Asking For Trouble's Guide to Setting Up Shop Online

Shopify customer Asking For Trouble has written a great post on her blog about considerations for setting up shop online. She explains, in plain english, what you’re going to encounter when you’re setting up shop with companies like eBay, PayPal, Etsy and of course Shopify.

“So, you’ve made your products and you want to get them out there for people to buy. What’s the best option for ecommerce? Well, as with most things online, it depends on a lot of different things. There are many different ecommerce options and each have their own pros and cons. Which one suits you best will depend on your range of items, your technical ability, your product prices and your pocket. There’s no ‘best’ solution, just the best solution for you.”

It’s an excellent overview for people just getting started with ecommerce and explains everything in uncomplicated terms. Great work!

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Spare Change, 04/22/08

Welcome to the Earth Day edition of Spare Change. And you, online merchants, can pat yourselves on the back this Earth Day: According to an article from Green Living Online, online shopping has a slight edge over shopping at storefronts, environmentally speaking. While shipping can be a concern, the reduced requirement for physical space for online stores, as well as the reduction in greenhouse gas emissions when consumers don’t get in their cars to go the mall, means that online shopping is a bit healthier for the planet. When you further consider that online shopping reduces the requirement for printed materials (if your entire inventory’s online, who needs signage, flyers, a catalogue?) ecommerce is definitely on the side of a planetary “win”. As far as Shopify goes, one of the steps we take to be planet-friendly includes lake source cooling at our data center, using water from lakes to cool the building, saving tons of carbon emissions each year.

In other news, an article on ashop commerce talks about Using Shopping Comparison Sites as a New Sales Channel. “Shopping comparison sites serve as a powerful tool to connect buyers with products. Additionally, these sites enable merchants to feed a list of their products and prices, which are displayed alongside similar products from other merchants when a buyer searches for an item online. For instance, if a buyer visits Digxa.com and types in “Cell Phones,” he’ll see various styles of Cell Phones from a variety of vendors—from major retail stores to smaller players. A buyer can easily compare products, prices, ratings, and shipping costs before settling for the best deal.”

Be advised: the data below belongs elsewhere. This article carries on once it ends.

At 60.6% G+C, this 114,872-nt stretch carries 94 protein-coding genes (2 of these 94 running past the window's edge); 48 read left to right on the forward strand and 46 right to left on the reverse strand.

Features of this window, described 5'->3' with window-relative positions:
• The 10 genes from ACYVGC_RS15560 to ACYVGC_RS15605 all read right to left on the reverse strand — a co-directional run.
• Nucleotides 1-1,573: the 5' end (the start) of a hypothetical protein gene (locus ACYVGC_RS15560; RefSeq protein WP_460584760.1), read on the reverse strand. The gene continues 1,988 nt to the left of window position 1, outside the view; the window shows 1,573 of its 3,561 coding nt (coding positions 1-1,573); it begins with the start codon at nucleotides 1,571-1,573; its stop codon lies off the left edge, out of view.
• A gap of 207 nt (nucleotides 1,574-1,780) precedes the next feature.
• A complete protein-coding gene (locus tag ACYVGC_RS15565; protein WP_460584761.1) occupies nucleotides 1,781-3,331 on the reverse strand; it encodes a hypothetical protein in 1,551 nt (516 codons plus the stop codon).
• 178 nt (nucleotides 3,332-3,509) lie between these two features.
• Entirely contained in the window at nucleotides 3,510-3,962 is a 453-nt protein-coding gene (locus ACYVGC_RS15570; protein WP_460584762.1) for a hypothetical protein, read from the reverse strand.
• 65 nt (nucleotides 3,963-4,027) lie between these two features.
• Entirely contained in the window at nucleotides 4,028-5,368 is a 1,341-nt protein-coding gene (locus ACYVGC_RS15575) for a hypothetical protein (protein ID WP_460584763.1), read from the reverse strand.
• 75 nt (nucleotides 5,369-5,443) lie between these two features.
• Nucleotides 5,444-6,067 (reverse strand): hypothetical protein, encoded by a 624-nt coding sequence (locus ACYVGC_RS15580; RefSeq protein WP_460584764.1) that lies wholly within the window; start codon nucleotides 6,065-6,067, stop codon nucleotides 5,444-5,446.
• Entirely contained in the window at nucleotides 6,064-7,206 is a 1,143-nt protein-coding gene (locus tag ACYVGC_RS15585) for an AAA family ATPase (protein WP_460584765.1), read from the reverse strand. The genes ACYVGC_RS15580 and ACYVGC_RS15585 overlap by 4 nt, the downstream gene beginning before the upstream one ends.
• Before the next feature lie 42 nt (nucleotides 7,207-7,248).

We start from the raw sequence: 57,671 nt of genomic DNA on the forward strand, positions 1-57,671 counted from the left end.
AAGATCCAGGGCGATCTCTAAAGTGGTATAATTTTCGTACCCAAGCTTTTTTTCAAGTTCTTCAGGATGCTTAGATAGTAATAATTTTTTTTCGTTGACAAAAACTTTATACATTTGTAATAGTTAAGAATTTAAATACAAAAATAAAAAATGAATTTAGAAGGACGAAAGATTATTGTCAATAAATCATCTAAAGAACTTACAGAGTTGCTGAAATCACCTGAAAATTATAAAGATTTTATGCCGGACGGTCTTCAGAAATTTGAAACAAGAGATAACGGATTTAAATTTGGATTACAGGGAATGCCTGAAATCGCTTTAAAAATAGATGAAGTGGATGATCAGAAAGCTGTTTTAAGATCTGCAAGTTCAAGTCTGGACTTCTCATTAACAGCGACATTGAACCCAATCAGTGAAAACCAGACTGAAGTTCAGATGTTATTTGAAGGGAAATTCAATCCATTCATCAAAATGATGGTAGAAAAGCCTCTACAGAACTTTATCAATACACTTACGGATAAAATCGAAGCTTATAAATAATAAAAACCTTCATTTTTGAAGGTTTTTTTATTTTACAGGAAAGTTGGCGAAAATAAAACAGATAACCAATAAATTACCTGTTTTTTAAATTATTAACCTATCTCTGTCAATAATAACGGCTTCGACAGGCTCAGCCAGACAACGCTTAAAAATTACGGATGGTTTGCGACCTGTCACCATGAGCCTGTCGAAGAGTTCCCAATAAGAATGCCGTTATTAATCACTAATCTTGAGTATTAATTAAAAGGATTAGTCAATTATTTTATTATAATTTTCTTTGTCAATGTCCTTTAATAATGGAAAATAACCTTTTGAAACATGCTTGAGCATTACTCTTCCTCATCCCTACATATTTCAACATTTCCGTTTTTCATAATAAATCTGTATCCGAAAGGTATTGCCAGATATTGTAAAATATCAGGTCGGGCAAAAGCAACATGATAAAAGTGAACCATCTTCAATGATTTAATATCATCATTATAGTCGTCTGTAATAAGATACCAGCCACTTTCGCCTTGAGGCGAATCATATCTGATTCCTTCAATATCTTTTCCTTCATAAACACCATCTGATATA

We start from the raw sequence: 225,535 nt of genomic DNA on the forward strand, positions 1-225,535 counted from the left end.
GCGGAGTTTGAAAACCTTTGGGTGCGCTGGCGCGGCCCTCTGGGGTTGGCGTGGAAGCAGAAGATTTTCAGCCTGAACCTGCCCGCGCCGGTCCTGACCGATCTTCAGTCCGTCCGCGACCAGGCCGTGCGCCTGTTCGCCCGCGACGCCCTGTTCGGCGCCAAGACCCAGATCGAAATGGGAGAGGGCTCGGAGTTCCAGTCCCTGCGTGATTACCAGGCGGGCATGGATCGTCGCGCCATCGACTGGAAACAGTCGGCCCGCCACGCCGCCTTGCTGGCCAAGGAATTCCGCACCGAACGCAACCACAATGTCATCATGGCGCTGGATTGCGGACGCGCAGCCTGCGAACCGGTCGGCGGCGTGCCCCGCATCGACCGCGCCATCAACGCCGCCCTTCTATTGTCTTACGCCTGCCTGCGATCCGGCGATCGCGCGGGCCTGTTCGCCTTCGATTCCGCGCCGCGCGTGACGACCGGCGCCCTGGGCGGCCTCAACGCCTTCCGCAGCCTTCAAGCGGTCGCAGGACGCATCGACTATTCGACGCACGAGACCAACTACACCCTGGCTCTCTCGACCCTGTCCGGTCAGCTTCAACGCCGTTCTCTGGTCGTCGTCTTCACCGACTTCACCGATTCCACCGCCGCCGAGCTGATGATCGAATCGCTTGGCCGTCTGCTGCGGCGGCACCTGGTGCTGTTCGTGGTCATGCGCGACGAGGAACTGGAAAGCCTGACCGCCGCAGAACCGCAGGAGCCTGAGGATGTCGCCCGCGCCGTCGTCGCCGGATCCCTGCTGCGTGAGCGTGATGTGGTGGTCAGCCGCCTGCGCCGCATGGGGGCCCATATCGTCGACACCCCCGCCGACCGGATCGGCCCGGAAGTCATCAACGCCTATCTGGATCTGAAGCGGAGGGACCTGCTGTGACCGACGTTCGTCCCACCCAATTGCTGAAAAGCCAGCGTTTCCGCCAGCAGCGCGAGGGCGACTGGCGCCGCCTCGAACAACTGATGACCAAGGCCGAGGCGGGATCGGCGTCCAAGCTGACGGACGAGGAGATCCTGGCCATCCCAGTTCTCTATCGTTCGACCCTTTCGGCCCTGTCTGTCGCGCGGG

One of the biggest challenges for the online vendor is the issue of the customer wanting to touch or try on or inspect a product – so far not possible online. Read about one company’s innovative approach – sort of a combination of ecommerce and Mary Kay parties.

InternetRetailer.com talks about the decline in growth of Google’s paid ad clicks and what it really means.

And finally… Shopify was in the news yesterday. “This system, designed using the dynamic Web language Ruby on Rails, is designed with simpler sites in mind.” Read more at the Globe and Mail. Great work, Shopify gang!

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Reminder: Submit your Web Design for ROI questions

Just a reminder to submit your questions for our Feature Interview with the co-author of Web Design for ROI, Lance Loveday.

As an added bonus, we’re giving away copies of this very useful book to two people who submit their questions by by tomorrow, April 22 via comment or email to shannon at jadedpixel dot com. Don’t miss your chance to ask an expert about what you can do to help turn your browsers into buyers.

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Spare Change, 04.16.08 edition

There it is, in your pockets, jingle jangle… the April 16 edition of Spare Change!

A new report from Shop.org and Forrester Research called The State of Retailing Online 2008: Marketing Report says that Online Sales are still set to climb despite the struggling economy. “From higher shipping costs to changes in consumer shopping habits, online retailers are not immune to the current economic climate,” said Scott Silverman, executive director of Shop.org. “But the fact that online sales will increase substantially this year demonstrates the resilience of the channel and is a testament to the value and convenience most customers find when shopping online.” This summary touches on the two different kinds of shoppers that access the web; the most effective way to reach prospects, and the initiative that online retailers are most apt to use in 2008. The bad news: The full report costs $995. The good news: If you’re already a Forrester RoleView™ client you will be able to access the report as part of their subscription service starting on May 7, 2008.